Decatur sets its sights on new office developmentDecatur City Hall.
By Cathi Harris, contributor
While it has a great reputation as a place to live and raise a family – as well as a prime spot for a night on the town – Decatur doesn’t rank as high among corporate executives looking to launch or expand their business. City development leaders hope a new branding campaign can change that.
“When you look at the qualitative factors that they are looking for, we check all the boxes. But, in terms of perception, we are not really on their radar,” said Shannon Powell, president and principal of City3Sixty, the consulting firm working with the city on the project. Powell presented an update on the campaign to Decatur’s Downtown Development Authority board at its regular meeting on Friday.
The city currently has around 2 million square feet of commercial office space, with a 10 percent vacancy rate. The campaign’s immediate goal is to support the existing businesses and to attract new medium-size office tenants in the 10,000-30,000 square-foot range to fill the existing supply, Powell said. A longer range goal is to attract larger companies that would want to develop new office space inside the city.
“I think that would be somewhere around 200,000 to 250,000 square feet of new space over the longer term,” she said. “That would be around five new buildings maybe over a 15-year period.”
As part of the campaign, the steering committee is mapping out areas of potential commercial redevelopment in the city, as well as highlighting supportive infrastructure, like transit corridors, MARTA stations, bike lanes, and other amenities that make these areas attractive.
“We focused on areas that would be beneficial from the city’s perspective, where would we like to see new development,” she said. “And then we highlighted what areas are available. And we tried to answer a question that we often get, ‘Where is the investment?’ What has the city invested in, in terms of transportation improvements, bike lanes, etc. that companies would want to see there.”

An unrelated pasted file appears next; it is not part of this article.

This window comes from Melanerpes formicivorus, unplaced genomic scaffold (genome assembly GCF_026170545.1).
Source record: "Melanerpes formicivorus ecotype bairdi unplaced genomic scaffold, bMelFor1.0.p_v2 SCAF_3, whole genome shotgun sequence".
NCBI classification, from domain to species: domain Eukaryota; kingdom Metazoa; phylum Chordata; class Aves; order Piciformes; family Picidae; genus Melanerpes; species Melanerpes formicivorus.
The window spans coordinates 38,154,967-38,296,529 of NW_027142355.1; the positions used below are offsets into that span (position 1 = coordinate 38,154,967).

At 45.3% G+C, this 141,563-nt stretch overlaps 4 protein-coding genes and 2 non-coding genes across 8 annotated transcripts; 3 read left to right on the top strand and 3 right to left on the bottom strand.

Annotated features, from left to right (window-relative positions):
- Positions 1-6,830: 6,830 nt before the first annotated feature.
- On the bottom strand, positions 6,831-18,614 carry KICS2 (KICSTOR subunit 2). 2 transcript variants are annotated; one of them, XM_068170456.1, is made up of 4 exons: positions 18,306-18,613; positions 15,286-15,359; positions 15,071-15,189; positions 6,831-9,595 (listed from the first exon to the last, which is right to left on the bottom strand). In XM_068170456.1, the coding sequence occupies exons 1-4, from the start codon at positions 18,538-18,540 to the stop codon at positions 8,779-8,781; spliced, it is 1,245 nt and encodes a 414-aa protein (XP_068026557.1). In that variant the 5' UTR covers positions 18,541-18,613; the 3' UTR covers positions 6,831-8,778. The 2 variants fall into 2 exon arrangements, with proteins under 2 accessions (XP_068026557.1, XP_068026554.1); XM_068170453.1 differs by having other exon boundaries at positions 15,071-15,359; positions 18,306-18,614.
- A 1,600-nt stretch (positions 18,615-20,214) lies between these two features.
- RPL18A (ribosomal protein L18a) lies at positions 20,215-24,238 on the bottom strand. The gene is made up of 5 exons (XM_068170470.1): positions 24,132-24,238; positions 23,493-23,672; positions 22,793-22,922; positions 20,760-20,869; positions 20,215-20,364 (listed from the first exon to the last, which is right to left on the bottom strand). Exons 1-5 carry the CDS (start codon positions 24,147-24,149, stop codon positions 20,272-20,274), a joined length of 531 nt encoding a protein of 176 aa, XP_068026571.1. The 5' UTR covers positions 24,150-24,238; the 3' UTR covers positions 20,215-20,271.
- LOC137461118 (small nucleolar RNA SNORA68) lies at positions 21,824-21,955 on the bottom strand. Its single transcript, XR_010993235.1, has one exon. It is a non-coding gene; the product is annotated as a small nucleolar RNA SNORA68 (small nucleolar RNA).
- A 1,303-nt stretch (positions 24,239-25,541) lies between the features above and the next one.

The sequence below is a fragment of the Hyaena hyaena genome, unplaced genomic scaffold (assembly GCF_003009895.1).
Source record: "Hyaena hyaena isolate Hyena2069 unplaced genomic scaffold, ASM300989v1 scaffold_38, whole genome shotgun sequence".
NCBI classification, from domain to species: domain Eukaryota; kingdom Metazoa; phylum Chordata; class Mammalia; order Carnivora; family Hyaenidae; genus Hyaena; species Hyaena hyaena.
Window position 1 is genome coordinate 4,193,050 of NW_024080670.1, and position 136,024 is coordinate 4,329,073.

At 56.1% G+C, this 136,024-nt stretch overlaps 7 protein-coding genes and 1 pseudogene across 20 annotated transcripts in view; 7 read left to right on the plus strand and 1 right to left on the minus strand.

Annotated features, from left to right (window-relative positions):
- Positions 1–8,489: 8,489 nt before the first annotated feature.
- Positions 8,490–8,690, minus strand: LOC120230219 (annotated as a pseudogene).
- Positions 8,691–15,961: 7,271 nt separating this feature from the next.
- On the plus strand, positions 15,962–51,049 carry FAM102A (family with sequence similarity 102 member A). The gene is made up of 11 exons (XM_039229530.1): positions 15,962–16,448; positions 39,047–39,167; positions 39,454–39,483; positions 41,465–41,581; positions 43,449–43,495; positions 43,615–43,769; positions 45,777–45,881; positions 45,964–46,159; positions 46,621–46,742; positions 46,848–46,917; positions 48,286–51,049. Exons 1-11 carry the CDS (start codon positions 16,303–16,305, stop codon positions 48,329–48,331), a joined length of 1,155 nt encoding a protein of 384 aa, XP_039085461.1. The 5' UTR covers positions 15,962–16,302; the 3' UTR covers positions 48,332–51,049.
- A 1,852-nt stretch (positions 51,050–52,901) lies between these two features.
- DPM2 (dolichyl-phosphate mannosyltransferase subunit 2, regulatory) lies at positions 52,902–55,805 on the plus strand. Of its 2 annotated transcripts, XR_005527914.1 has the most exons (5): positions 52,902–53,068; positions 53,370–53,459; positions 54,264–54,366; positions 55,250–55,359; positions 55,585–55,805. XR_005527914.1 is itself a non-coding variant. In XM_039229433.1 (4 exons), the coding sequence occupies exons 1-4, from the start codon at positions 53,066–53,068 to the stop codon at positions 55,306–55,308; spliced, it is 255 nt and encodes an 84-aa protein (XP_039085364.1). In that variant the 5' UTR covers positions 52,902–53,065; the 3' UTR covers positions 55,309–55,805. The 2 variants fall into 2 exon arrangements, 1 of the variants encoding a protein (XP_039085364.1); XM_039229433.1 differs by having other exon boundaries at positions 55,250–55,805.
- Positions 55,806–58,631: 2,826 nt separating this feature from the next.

Over the past decade, the “center of gravity” of commercial real estate has shifted more to the east side of Atlanta, Powell said, with Decatur primed to take advantage of the trend.
The city has three MARTA stations, all within walking distance of its commercial areas. It has a very educated and skilled available workforce in and around the city. These are key factors that will drive office development in the coming years.
While driving from Midtown to Buckhead, or Decatur to downtown Atlanta – or farther – might have been seen as a reasonable commute 20 years ago, this is increasingly no longer the case. As the city has grown, gotten more dense, a 20-minute commute now means that you don’t go as far. Companies need to continue to attract workers, many of whom want to live closer to their job.
To attract more office development, the city doesn’t need to change who we are, Powell said, we need to be “more of who we are” and communicate that to companies with values that align with that of the city.
To that end, the committee and Center3Sixty are working on a logo for Decatur commercial development, and a marketing campaign. They plan to present the draft logo to the City Commission at its next work session, aiming for a campaign “soft launch” by the end of the month.
The full campaign should be ready to go in September, Powell said.
The new effort will help Decatur’s commercial districts be more sustainable, with more office workers supporting the restaurants and retail businesses there and providing employment opportunities for city residents, Linda Harris, chief of education, civic engagement and communication in the Decatur Office of Community and Economic Development, said after the meeting.
“When I first started working for the city, offices were all there were [downtown],” she says. “Now, Decatur is seen more as a great place to live, to go out to eat or to go to a festival, but not so much as a place to work. This will help change that.”